The quantification of astaxanthin content was based on high performance chromatography (HPLC) according to the methods described in Stoń-Egiert & Kosakowska 2005. Astaxanthin was isolated from previously lyophilized and weighed Calanus individuals by mechanical grinding in 90% acetone and sonication (2 min, 20 kHz, Cole Parmer, 4710 Series) for 2 h in darkness. Then, after clarification, the extract was subjected to chromatographic analysis. The HP1200 system (Agilent, Perlan Technologies) was equipped with a C18 LichroCART™LiChrospher™ 100 RP18e (Merck) analytical column (dimensions 250 x 4 mm, particle size 5 μm and pore size 100 Å). Pigments were separated in a gradient mixture of methanol, 1 M ammonium acetate and acetone. Calibration was conducted with commercially available standards (The International Agency for 14C Determination DHI Institute for Water and Environment in Denmark), which allowed for the qualitative assessment of astaxanthin (based on retention time and similarity with the absorbance spectrum of the standards) and quantitative assessment (based on response factor values obtained during the calibration procedure).
Moreover, the pigmentation was analyzed by the visual examination of photos taken of live individuals by a color coding scheme, depending on whether there was a full (> 50%, red), mid (10-50%, zebra), slight (<10%, piece) or no (0%, transparent) coloration of antennae and prosome. The photos were also used to calculate the average pigmentation, where the rate of pigmentation was scored for each part of the body from 0 to 3 (e.g. antennae, prosome) and 0 to 1 (swimming legs, urosome) and summed, considering that approximately 10% of the pigmentation may be contributed by the urosome, 10% from the legs, 20% from the prosome and 60% from the antennas.
b. Population development
The relative abundances of each of the Calanus copepodite stages were used to describe the population age structure. The abbreviations (CI-AF) refer to six successive copepodite stages of Calanus, i.e., CI, CII, CIII, CIV and CV refer to the ﬁrst ﬁve copepodite stages, and AF to adult females. The species identification of particular developmental stages was based on the size discrimination assessed for the populations in the Hornsund fjord (Weydmann & Kwaśniewski, 2008). The age structure of specific species in the water domains studied was tested by Fisher’s exact test in R (fisher.test(data)), an independence test to determine if there is a significant relationship between two categorical variables.
The gonad maturation stages of Calanus females were determined as described by Niehoff (2007) and Niehoff & Runge (2003). In our case, we distinguished stage G3, characterizing females that are preparing for spawning (multiple layers of oocytes in both anterior and posterior diverticula); stage G3.5, indicating females that are ready to spawn (ventral layer of oocytes is already colored, but not yet fully brown); and G4, representing females that would spawn within hours (oocytes undergoing final maturation in the most ventral layer in the gonads). The spent stage (S) characterizes females that had already finished reproduction.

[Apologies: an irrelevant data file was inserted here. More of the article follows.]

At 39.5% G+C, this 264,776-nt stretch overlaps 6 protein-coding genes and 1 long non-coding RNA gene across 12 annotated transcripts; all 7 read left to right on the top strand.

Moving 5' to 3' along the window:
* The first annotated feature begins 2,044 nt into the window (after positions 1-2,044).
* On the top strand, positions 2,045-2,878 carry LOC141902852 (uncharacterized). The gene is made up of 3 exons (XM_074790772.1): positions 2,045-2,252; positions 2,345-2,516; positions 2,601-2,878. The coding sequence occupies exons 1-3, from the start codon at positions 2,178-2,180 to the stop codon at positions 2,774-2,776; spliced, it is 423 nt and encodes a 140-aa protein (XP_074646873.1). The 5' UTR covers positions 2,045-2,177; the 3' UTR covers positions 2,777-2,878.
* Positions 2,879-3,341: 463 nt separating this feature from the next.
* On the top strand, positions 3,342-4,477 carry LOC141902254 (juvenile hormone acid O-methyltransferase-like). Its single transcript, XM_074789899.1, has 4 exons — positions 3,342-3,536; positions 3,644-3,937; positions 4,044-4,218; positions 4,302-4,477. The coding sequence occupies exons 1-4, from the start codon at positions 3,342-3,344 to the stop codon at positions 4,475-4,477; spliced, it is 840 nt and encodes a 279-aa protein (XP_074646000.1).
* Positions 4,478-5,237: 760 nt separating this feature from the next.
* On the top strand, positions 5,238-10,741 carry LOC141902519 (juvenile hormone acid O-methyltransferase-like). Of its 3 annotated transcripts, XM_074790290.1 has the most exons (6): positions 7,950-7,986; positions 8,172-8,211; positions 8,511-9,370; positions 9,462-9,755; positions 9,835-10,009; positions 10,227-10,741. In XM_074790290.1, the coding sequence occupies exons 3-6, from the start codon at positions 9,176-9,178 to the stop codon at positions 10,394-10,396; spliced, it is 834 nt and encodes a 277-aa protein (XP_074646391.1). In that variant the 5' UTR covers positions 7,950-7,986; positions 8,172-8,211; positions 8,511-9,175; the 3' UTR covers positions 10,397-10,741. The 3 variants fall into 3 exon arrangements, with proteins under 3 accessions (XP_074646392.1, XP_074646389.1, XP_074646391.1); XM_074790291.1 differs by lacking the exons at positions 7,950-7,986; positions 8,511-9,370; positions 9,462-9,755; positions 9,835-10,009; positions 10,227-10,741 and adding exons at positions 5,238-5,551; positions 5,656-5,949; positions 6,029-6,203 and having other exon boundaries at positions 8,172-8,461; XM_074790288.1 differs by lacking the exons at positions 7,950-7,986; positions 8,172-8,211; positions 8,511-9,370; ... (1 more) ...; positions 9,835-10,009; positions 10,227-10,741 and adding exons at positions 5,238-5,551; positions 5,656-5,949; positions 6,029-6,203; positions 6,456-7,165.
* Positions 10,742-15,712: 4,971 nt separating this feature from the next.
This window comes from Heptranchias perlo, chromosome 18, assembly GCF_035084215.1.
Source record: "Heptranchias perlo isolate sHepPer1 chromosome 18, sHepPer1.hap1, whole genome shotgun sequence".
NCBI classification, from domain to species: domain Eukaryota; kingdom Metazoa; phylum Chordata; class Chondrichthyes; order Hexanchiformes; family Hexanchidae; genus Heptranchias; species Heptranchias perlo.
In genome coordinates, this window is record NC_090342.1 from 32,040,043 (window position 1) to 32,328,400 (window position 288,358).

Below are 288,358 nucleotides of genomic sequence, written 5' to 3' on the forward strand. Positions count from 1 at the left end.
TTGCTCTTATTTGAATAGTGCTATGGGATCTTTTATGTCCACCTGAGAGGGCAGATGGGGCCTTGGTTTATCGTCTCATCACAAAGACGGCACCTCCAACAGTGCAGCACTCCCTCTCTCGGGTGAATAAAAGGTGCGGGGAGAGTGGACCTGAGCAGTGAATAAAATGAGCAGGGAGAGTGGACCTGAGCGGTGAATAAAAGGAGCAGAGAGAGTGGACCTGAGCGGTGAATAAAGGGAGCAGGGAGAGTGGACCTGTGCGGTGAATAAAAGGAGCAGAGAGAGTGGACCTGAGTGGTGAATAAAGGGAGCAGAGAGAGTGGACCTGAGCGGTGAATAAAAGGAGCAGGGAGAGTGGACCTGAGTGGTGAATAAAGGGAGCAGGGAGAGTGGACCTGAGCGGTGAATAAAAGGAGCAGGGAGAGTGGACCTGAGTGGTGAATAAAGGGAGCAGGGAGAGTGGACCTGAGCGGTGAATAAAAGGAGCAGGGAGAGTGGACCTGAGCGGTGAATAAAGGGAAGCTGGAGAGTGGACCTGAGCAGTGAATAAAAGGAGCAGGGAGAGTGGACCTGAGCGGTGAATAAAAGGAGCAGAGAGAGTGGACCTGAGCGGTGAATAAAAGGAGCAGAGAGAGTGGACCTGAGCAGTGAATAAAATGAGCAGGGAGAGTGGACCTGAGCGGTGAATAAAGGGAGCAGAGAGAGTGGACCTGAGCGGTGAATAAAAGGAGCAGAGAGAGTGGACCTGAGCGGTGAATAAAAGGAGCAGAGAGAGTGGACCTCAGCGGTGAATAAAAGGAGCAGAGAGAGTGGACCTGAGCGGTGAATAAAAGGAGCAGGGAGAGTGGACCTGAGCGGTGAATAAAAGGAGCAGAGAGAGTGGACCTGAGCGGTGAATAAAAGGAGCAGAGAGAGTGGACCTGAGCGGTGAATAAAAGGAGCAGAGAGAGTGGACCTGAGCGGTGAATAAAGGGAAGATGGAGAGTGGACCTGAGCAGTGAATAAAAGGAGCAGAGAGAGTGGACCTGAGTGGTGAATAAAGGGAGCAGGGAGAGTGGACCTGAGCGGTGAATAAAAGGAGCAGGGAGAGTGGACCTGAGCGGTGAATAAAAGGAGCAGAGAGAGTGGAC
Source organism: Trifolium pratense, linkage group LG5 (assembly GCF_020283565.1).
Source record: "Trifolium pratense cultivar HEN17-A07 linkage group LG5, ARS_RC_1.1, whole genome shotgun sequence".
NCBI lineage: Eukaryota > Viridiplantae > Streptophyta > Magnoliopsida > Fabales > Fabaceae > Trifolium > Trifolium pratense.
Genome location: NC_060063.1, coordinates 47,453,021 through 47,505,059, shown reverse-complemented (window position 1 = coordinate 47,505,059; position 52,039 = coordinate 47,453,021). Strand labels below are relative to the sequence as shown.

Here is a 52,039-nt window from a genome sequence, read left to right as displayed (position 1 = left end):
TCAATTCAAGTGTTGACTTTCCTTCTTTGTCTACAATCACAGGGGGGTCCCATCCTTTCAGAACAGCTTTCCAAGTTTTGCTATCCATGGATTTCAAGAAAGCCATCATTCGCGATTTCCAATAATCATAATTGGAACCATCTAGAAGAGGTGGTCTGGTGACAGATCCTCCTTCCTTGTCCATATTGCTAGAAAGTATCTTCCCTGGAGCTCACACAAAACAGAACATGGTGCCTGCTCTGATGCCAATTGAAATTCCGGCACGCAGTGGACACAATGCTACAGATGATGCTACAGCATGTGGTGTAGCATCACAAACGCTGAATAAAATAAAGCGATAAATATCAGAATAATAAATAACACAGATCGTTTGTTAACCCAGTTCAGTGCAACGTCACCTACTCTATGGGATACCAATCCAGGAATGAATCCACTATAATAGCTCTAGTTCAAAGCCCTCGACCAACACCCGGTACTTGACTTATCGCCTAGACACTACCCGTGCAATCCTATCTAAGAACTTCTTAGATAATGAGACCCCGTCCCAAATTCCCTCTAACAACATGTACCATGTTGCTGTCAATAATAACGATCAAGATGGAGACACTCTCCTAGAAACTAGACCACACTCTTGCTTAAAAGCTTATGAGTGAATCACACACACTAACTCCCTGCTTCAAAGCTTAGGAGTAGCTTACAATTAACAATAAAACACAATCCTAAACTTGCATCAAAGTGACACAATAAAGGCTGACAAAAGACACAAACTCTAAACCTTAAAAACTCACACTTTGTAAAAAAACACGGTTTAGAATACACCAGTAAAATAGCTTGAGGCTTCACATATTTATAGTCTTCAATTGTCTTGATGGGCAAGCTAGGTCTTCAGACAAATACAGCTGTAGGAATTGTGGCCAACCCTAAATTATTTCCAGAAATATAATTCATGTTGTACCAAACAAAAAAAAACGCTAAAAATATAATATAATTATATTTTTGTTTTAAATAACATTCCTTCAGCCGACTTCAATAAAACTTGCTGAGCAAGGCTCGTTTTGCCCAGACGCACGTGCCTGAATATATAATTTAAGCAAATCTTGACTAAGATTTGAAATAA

c. Lipid content
Lipid content was determined as the mass of lipids that was extracted for the fatty acid composition analyses as well as estimated by the measurements of the lipid sac area. The lipid sac area was manually measured by contouring the sac perimeter by hand in all the photographed copepods. Furthermore, the specific equations derived from the reliable calibration of the individual lipid contents of Arctic copepods (Vogedes et al., 2010) were applied to calculate the total lipid content. Then, the percentage of the lipid sac area (fulfilment) was calculated as a function of the total area of the prosome. To verify if the lipid content differed between the two species, the unpaired two-sample Mann-Whitney test was performed, and to verify if the lipid content differed among study locations and species, the non-parametric Kruskal-Wallis test was performed in R (Package “stats”). The output of the Kruskal-Wallis test indicated if there is a significant difference between groups, but to know which pairs of groups are different, the function pairwise.wilcox.test was used to calculate pairwise comparisons between groups.
To verify the source of stored lipids in of the two species occurring at the same time in diverse water masses and in fjord waters, where they coexist, a combination of stable isotope (δ13C, δ15N) and fatty acid composition analyses were performed.
Stable isotope analysis was performed following the protocol of Lebreton et al., (2012). Samples were analyzed using an elemental analyzer (Flash EA 1112, Thermo Scientiﬁc, Milan, Italy) coupled to an isotope ratio mass spectrometer (Delta V Advantage with a Conﬂo IV interface, Thermo Scientiﬁc, Bremen, Germany). The results are expressed in the δ unit notation as deviations from standards (Vienna Pee Dee Belemnite for δ13C and N2 in air for δ15N) following the formula: δ13C or δ15N = [(Rsample/Rstandard) - 1] x 103, where R is 13C/12C or 15N/14N, respectively. Calibration was performed using reference materials (USGS-24, IAEA-CH6, IAEA-600, USGS-61, USGS-62 for carbon; IAEA-N2, IAEA-NO-3, IAEA-600, USGS-61, USGS-62 for nitrogen). Analytical precision based on the analyses of acetanilide (Thermo Scientiﬁc) used as laboratory internal standard was \0.1 and \0.15 ‰ for carbon and nitrogen, respectively.
The identification and quantification of fatty acid methyl esters (FAMEs) was determined by gas chromatography/mass spectrometry (GC/MS) according to the method of Brown et al., 2011. An internal standard (10 μL; 1 mg mL–1 nonadecanoic acid) was added to lyophilized and weighed Calanus samples. Samples were then saponified (20% KOH; 70°C; 60 min). Fatty acids were obtained by the addition of concentrated HCl (0.5 mL) to the saponified solutions followed by extraction into hexane (3x1 mL). Fatty acids were then methylated (1 mL; 1:9 HCl:MeOH; 80°C; 60 min) and re-extracted in hexane (3x1 mL) prior to analysis (Shimadzu QP2010 gas chromatograph coupled to a QP2020 quadrupole EI mass spectrometer; HP5ms). FAMEs were identified by comparison to authenticated standards (Supelco 37 Component FAME Mix), retention times and mass spectral library matches (>95% confidence). Instrumental abundances were normalized to the internal standard and sample mass for quantification.
National Science Center, Award: 2017/27/B/NZ8/00631